President's Corner | Sharyn Magee

President’s Corner: Lessons from Central America

Warblers seemed everywhere in Central America in late November. Our North American breeders are spread out over a large area in the breeding season but in their wintering grounds in Central America, they are concentrated and very noticeable despite the lack of song and the muted colors of many species. Warblers are the most noticeable of our Neotropical breeding birds, but a closer look finds vireos, thrushes, flycatchers, and others among them. Central America is essential to these unsustainably declining birds.

Many of the birds seen in Central America seem familiar. Seventeen of the thirty-eight warbler species that overwinter in Central America breed in the Greater Sourland Important Bird Macrosite. Other central New Jersey breeding passerines that overwinter in Central America include two orioles, six flycatchers, five swallows, the blue-gray gnatcatcher, and two thrushes. Black and Turkey Vultures are abundant, Ruby-throated Hummingbirds mix with the local species, and familiar herons gather in wetlands and waterways. The list goes on.

It seems strange to see Hooded Warblers sitting on a fence post in the open and Kentucky Warblers sulking at the edge of the lawn, but birds don’t necessarily use the same habitat in winter that they use for breeding. Mature birds take the prime habitats in both the breeding and wintering grounds. Immature birds are left with the poorer habitats. Male and female birds of some species have differing winter habitats. In one study, Hooded Warbler males outnumbered females eight to one in primary forest, but females edged males out in secondary forest. A study of overwintering Redstarts in the West Indies showed adult males taking the best habitat, a forested area, and females and immature birds using substandard habitat, a garbage dump. This is an extreme case, but differential habitat quality is a factor in the higher survivability of adult birds and the high mortality of young birds. Most young birds do not survive their first year.

The Neotropical region is undergoing rapid deforestation. Primary growth forest is rare and becoming rarer. While many Neotropical migrants use second growth forest, new second growth forest is not keeping pace with loss of primary forest, resulting in a net loss of forest habitat. Land cleared for pasture is not suitable for forest birds but will support a variety of flycatchers and seed eaters. Land cleared for monocultures are strongly depauperate in bird species. Palm oil plantations are virtually devoid of bird life. Coffee has driven the rapid deforestation of the highlands. When sun grown coffee is converted to shade grown coffee, habitat is restored. When the understories of primary forests are destroyed and replanted in shade grown coffee, habitat quality decreases. The highest quality coffee is shade grown on the rich volcanic soils of Northern Central America and Europeans have developed an insatiable appetite for it, resulting in much habitat degradation. The factors driving habitat destruction and degradation are complex with the net result that major habitats are changing faster on the wintering grounds than on the breeding grounds.

According to ornithologist Douglas Morse, two-thirds of the breeding bird populations in many areas of North America winter in the tropics and half winter in a limited area in Mexico, northern Central America, and the West Indies that is one-seventh to one-eighth the size of the breeding grounds. The wintering ranges of many Neotropical migrants are entirely within this region. The density of migrating Neotropical birds drops rapidly south of northern Central America. Northern Central America, adjacent parts of Mexico, and the West Indies are essential for conserving these Neotropical migrant species.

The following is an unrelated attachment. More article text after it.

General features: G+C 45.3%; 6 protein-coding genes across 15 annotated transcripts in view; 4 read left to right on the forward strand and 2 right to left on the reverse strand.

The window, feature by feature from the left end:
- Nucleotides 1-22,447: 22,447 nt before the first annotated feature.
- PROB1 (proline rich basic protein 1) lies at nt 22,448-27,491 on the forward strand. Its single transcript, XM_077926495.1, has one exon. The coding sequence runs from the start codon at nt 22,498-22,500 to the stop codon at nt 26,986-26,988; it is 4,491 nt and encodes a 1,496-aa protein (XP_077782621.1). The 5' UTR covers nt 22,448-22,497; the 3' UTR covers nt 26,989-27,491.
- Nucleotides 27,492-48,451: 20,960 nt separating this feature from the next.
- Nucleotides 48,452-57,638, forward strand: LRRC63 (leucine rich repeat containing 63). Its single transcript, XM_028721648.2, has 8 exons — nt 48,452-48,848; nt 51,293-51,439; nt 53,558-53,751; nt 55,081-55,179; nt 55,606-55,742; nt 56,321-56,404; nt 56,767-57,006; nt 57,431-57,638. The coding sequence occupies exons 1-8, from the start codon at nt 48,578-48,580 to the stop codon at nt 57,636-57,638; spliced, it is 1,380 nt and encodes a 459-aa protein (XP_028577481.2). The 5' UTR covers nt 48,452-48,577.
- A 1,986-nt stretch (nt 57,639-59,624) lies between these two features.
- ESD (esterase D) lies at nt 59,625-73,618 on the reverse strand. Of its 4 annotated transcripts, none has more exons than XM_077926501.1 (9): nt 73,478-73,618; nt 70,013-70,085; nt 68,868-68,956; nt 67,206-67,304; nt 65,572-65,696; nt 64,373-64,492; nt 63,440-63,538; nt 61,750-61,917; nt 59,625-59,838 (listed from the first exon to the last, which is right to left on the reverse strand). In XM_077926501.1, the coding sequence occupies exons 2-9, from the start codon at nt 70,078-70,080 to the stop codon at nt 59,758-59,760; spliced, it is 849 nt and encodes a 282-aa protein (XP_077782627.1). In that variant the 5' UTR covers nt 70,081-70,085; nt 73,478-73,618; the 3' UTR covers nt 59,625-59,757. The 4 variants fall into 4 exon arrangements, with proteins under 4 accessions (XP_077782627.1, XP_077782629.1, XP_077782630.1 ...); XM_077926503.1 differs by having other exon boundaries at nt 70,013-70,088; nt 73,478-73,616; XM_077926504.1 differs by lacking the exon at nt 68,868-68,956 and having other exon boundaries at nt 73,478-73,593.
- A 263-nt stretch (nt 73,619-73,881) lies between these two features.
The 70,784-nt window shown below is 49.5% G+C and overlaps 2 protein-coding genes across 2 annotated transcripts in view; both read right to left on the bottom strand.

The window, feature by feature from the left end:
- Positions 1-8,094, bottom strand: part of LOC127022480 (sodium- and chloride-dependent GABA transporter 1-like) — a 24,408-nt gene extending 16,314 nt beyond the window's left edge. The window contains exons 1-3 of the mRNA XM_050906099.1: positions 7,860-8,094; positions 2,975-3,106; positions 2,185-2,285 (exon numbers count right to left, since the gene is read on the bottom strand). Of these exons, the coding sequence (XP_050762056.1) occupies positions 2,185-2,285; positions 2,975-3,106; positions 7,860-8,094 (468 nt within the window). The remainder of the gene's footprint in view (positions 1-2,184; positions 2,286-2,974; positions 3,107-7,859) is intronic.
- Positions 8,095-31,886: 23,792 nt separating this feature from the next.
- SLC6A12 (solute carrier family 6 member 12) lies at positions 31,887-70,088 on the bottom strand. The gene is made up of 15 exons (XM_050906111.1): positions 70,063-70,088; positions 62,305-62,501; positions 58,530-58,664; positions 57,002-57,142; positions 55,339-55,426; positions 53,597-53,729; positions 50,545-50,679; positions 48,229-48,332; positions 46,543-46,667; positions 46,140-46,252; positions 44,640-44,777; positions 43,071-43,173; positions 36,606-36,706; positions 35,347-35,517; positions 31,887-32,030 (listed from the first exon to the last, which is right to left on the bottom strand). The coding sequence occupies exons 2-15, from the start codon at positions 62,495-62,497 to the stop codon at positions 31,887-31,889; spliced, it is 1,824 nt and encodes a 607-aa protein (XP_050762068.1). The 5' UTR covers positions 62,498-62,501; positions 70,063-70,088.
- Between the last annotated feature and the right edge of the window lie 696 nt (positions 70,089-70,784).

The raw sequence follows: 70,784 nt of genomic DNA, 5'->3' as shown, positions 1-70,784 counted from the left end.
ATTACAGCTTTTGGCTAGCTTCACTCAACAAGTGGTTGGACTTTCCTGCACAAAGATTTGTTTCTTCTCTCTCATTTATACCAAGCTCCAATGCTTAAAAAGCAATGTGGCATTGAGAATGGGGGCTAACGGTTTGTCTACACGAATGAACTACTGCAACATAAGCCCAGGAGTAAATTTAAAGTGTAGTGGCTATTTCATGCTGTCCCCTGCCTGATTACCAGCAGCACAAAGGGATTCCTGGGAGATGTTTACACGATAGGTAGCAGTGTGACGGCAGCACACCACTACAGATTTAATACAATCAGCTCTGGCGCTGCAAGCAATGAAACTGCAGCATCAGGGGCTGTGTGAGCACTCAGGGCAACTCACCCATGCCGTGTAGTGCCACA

Sharyn Magee
President, WCAS

President’s Corner: Thinking of Spring

Looking out the window at the grayness of winter, thoughts turn to spring and inevitability to birds and plants. Winter is a good time to take stock of the property and plan for the spring’s gardening. Intelligent gardening is applied ecology. Gardens play an increasingly important role in protecting our unsustainably declining biodiversity as too much habitat has been lost, fragmented, or degraded and increasingly our wildlife has no place to go. Even for obligate forest interior bird species, a well planted garden can be a welcomed migration stop. Birds need food, cover, and water. A well-planned garden can provide those needs.

If I want a healthy bird population on my land, I need a healthy diversity of native plants that attract a healthy diversity of native insects, not alien plants that produce toxins to which native insects have not adapted. I need to garden organically so I don’t poison the invertebrates that are part of a healthy ecosystem and provide essential protein for young birds of all species. I need to plan for a secession of berries from late spring to winter so there is food year-round for berry-eating species. I need plants that attract pollinators to ensure that my berrying shrubs produce well.

Native dogwoods, genus Cornus, are among our most valuable plants for birds. Eaten by ninety-eight species of birds, dogwood berries have a high lipid content that make them especially valuable for migrating birds. Migrating thrushes co-evolved with the Flowering Dogwood, Cornus florida. Unfortunately, because of problems with anthracnose disease, Flowering Dogwood has been too often replaced by Kousa Dogwood, which berries at the wrong time for migrating birds, if it berries at all. Ironically, Kousa Dogwood was probably the source of the anthracnose fungus. Not only do non-native plants provide sterile habitat, they too often introduce devastating fungal diseases and insect pests. Planting flowering dogwood in an area out of full sun in a more natural wooded setting helps mitigate the fungal problem. Other native dogwoods, especially the white berrying ones such as Gray Dogwood, Cornus racemose, are excellent wildlife plants.